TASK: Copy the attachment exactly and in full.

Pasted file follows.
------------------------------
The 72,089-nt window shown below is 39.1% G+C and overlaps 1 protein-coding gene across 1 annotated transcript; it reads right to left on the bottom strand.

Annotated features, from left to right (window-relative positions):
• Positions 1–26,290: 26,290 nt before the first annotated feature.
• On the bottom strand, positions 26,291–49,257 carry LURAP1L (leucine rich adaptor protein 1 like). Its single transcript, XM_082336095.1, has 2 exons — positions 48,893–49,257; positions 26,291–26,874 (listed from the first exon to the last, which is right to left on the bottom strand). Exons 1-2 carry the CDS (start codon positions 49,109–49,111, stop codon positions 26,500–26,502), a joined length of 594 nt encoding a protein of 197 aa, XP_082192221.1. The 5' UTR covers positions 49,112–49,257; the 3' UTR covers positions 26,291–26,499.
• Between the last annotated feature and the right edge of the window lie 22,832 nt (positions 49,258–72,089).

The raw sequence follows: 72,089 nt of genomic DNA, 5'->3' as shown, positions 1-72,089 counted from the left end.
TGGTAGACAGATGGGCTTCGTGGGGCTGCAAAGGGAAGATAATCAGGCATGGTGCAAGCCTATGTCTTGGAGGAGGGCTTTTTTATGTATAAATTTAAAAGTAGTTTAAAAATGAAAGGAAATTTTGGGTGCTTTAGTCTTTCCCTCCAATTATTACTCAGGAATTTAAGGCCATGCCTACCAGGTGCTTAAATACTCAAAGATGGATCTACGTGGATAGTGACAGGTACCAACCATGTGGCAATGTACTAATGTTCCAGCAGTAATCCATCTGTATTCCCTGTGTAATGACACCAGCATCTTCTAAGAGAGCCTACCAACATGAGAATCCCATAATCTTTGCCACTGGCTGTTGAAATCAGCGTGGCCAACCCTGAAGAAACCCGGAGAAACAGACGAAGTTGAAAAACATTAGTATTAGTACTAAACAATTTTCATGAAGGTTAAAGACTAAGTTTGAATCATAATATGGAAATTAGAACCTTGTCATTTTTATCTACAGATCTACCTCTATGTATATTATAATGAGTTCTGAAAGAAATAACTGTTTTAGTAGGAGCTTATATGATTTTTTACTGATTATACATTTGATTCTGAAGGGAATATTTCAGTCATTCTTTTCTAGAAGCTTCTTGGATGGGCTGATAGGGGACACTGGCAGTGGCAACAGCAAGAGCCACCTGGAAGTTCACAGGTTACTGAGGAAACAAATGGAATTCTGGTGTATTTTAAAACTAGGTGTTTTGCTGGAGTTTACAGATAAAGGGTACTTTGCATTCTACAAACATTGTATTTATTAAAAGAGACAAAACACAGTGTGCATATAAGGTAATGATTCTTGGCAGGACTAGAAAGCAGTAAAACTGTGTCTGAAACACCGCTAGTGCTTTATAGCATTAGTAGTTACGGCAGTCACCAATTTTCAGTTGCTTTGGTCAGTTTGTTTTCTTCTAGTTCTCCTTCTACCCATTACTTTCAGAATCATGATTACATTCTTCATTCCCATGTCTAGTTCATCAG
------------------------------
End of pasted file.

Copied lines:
The 72,089-nt window shown below is 39.1% G+C and overlaps 1 protein-coding gene across 1 annotated transcript; it reads right to left on the bottom strand.

Annotated features, from left to right (window-relative positions):
• Positions 1–26,290: 26,290 nt before the first annotated feature.
• On the bottom strand, positions 26,291–49,257 carry LURAP1L (leucine rich adaptor protein 1 like). Its single transcript, XM_082336095.1, has 2 exons — positions 48,893–49,257; positions 26,291–26,874 (listed from the first exon to the last, which is right to left on the bottom strand). Exons 1-2 carry the CDS (start codon positions 49,109–49,111, stop codon positions 26,500–26,502), a joined length of 594 nt encoding a protein of 197 aa, XP_082192221.1. The 5' UTR covers positions 49,112–49,257; the 3' UTR covers positions 26,291–26,499.
• Between the last annotated feature and the right edge of the window lie 22,832 nt (positions 49,258–72,089).

The raw sequence follows: 72,089 nt of genomic DNA, 5'->3' as shown, positions 1-72,089 counted from the left end.
TGGTAGACAGATGGGCTTCGTGGGGCTGCAAAGGGAAGATAATCAGGCATGGTGCAAGCCTATGTCTTGGAGGAGGGCTTTTTTATGTATAAATTTAAAAGTAGTTTAAAAATGAAAGGAAATTTTGGGTGCTTTAGTCTTTCCCTCCAATTATTACTCAGGAATTTAAGGCCATGCCTACCAGGTGCTTAAATACTCAAAGATGGATCTACGTGGATAGTGACAGGTACCAACCATGTGGCAATGTACTAATGTTCCAGCAGTAATCCATCTGTATTCCCTGTGTAATGACACCAGCATCTTCTAAGAGAGCCTACCAACATGAGAATCCCATAATCTTTGCCACTGGCTGTTGAAATCAGCGTGGCCAACCCTGAAGAAACCCGGAGAAACAGACGAAGTTGAAAAACATTAGTATTAGTACTAAACAATTTTCATGAAGGTTAAAGACTAAGTTTGAATCATAATATGGAAATTAGAACCTTGTCATTTTTATCTACAGATCTACCTCTATGTATATTATAATGAGTTCTGAAAGAAATAACTGTTTTAGTAGGAGCTTATATGATTTTTTACTGATTATACATTTGATTCTGAAGGGAATATTTCAGTCATTCTTTTCTAGAAGCTTCTTGGATGGGCTGATAGGGGACACTGGCAGTGGCAACAGCAAGAGCCACCTGGAAGTTCACAGGTTACTGAGGAAACAAATGGAATTCTGGTGTATTTTAAAACTAGGTGTTTTGCTGGAGTTTACAGATAAAGGGTACTTTGCATTCTACAAACATTGTATTTATTAAAAGAGACAAAACACAGTGTGCATATAAGGTAATGATTCTTGGCAGGACTAGAAAGCAGTAAAACTGTGTCTGAAACACCGCTAGTGCTTTATAGCATTAGTAGTTACGGCAGTCACCAATTTTCAGTTGCTTTGGTCAGTTTGTTTTCTTCTAGTTCTCCTTCTACCCATTACTTTCAGAATCATGATTACATTCTTCATTCCCATGTCTAGTTCATCAG